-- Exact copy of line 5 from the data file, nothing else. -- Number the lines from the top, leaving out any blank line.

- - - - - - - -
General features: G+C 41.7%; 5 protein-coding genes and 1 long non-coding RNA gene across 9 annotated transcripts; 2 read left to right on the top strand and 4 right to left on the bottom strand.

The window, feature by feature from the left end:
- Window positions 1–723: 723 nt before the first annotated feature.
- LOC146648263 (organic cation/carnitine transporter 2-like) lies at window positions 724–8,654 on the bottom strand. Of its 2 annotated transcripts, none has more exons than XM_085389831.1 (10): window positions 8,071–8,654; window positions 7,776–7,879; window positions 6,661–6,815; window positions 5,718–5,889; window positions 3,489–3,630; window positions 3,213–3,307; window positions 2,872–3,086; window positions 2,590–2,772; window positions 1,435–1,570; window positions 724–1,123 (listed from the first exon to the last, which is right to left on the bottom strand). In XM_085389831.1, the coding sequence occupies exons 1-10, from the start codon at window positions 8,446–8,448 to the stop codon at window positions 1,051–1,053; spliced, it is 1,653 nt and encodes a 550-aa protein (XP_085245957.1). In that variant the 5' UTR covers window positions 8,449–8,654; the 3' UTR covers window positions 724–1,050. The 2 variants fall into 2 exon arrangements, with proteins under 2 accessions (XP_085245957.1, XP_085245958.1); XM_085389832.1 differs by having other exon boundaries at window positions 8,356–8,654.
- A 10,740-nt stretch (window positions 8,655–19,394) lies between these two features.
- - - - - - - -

- A 10,740-nt stretch (window positions 8,655–19,394) lies between these two features.